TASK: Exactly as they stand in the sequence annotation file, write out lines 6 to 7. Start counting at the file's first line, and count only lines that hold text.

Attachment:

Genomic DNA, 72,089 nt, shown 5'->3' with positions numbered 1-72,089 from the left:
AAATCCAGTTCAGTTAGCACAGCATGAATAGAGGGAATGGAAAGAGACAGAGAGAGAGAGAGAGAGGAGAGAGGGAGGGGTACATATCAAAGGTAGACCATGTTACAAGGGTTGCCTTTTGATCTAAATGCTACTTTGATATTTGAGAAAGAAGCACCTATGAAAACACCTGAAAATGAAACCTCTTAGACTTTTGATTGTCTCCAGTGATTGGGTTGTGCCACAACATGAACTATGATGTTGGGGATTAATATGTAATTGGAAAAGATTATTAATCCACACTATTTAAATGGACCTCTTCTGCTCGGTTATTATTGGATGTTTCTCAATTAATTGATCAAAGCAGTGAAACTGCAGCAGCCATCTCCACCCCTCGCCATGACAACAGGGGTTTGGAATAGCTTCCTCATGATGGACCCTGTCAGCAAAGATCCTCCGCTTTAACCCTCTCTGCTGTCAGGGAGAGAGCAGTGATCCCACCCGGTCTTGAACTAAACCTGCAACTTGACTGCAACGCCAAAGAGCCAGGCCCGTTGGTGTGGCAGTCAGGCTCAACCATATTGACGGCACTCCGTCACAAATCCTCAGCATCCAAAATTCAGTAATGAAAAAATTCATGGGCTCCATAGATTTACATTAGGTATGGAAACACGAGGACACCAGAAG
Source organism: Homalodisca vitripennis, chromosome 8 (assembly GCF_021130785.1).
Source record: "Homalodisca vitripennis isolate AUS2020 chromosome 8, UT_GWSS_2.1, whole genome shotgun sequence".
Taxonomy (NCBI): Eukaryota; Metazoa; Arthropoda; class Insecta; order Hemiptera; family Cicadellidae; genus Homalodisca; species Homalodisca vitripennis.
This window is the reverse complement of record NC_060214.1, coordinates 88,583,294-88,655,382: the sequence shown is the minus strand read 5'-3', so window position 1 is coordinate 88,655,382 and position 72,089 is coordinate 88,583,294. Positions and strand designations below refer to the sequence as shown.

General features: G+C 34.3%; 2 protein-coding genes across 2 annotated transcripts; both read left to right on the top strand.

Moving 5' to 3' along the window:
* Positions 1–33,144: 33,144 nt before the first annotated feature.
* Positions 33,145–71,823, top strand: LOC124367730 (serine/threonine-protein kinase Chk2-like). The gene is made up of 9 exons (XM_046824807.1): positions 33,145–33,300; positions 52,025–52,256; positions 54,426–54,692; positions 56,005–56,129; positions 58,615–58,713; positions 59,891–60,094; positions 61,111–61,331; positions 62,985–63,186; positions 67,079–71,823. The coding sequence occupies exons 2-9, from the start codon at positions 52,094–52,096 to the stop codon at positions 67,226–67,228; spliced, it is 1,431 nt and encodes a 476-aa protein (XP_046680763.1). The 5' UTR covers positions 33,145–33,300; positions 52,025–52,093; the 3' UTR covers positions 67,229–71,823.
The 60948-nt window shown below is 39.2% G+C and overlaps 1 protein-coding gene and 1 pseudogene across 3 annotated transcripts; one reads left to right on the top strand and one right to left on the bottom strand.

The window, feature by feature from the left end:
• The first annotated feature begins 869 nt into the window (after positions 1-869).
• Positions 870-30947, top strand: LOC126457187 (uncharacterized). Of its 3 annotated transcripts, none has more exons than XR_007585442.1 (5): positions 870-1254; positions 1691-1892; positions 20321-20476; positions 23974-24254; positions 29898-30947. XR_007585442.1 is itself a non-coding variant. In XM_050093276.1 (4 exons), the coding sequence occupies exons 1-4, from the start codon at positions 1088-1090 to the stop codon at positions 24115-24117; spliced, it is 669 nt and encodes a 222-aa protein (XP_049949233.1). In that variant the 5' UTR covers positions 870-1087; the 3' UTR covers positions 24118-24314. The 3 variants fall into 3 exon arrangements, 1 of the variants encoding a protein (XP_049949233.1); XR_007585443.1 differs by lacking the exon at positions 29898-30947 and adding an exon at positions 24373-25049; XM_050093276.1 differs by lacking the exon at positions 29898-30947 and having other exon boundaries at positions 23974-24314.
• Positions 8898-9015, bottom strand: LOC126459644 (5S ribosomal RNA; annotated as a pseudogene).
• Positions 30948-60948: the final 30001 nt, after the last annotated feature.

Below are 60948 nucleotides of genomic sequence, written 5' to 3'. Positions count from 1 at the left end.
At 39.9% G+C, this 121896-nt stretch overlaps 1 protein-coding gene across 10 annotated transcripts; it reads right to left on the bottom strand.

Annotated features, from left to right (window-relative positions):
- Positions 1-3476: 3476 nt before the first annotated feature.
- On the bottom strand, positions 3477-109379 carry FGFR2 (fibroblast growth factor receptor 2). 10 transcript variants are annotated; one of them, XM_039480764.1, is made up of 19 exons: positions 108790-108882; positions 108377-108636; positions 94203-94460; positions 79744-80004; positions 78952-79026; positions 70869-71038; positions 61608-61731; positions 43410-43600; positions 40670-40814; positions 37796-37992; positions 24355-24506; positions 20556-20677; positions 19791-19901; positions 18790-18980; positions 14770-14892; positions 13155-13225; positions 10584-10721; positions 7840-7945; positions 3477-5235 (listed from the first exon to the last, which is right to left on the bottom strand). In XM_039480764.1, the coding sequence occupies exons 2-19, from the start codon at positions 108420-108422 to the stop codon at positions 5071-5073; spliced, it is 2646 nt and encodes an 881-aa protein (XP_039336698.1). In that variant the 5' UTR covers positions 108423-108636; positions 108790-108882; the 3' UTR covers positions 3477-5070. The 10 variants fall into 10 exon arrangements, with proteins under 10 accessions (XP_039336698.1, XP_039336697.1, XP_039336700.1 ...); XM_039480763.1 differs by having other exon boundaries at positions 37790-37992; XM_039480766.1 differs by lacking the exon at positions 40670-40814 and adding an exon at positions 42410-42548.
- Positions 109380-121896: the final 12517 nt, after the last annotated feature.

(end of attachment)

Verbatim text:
This window is the reverse complement of record NC_060214.1, coordinates 88,583,294-88,655,382: the sequence shown is the minus strand read 5'-3', so window position 1 is coordinate 88,655,382 and position 72,089 is coordinate 88,583,294. Positions and strand designations below refer to the sequence as shown.

General features: G+C 34.3%; 2 protein-coding genes across 2 annotated transcripts; both read left to right on the top strand.